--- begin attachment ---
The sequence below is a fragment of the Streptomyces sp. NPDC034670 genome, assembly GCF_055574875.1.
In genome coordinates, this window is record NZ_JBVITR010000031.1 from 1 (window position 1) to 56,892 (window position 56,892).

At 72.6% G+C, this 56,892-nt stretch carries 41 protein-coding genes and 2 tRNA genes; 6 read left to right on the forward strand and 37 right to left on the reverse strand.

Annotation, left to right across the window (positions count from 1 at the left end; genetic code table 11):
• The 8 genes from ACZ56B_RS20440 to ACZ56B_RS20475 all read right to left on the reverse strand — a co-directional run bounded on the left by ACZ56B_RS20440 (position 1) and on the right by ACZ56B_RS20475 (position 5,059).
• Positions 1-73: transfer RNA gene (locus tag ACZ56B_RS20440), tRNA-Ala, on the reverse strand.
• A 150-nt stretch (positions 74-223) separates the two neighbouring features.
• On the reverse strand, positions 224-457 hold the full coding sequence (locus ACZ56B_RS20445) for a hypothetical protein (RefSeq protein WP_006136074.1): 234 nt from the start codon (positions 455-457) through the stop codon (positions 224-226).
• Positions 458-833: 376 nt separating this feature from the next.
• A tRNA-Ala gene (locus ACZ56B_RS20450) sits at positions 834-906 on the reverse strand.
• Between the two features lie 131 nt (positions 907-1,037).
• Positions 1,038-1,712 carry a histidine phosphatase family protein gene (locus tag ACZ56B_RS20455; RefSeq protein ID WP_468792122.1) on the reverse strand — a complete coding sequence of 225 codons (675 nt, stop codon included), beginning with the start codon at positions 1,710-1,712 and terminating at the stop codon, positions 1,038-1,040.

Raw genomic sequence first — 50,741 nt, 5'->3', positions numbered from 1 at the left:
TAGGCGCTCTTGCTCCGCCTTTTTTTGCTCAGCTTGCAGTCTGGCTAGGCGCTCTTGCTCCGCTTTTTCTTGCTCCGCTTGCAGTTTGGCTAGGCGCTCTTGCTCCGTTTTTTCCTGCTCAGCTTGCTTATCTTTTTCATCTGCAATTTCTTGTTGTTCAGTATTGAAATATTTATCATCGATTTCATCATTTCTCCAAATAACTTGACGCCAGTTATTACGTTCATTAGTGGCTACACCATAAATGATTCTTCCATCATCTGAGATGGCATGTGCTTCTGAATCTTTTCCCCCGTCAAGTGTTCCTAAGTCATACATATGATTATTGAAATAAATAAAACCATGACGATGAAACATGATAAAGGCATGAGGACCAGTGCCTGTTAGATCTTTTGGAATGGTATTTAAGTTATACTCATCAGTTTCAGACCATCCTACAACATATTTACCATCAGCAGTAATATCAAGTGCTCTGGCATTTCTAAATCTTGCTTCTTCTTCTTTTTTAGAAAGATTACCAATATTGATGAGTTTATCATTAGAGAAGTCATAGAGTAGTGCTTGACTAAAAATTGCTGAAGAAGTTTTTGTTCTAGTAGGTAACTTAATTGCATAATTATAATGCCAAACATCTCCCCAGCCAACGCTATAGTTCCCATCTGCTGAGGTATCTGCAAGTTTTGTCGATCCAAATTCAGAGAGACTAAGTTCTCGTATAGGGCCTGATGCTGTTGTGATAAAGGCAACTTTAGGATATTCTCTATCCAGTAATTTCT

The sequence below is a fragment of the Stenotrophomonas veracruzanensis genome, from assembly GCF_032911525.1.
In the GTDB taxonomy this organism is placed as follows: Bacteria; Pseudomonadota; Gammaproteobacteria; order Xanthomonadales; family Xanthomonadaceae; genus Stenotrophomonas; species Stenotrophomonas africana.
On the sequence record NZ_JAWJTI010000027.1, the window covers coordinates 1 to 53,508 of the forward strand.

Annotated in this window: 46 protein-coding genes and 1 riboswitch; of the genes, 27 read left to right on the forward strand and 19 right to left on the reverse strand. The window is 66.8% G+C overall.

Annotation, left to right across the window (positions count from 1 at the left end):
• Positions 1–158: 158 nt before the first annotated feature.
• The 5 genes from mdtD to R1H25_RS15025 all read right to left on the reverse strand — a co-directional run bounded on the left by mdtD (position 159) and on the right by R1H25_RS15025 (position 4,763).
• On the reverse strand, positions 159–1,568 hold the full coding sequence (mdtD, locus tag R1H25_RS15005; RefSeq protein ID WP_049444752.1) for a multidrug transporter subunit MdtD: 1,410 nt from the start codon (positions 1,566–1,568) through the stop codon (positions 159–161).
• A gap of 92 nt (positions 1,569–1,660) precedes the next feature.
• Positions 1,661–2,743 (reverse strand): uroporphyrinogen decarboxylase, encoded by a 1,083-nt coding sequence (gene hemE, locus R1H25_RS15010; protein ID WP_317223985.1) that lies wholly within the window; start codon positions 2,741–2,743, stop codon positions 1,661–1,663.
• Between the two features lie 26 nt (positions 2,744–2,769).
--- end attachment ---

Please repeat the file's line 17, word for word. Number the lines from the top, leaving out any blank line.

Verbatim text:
On the sequence record NZ_JAWJTI010000027.1, the window covers coordinates 1 to 53,508 of the forward strand.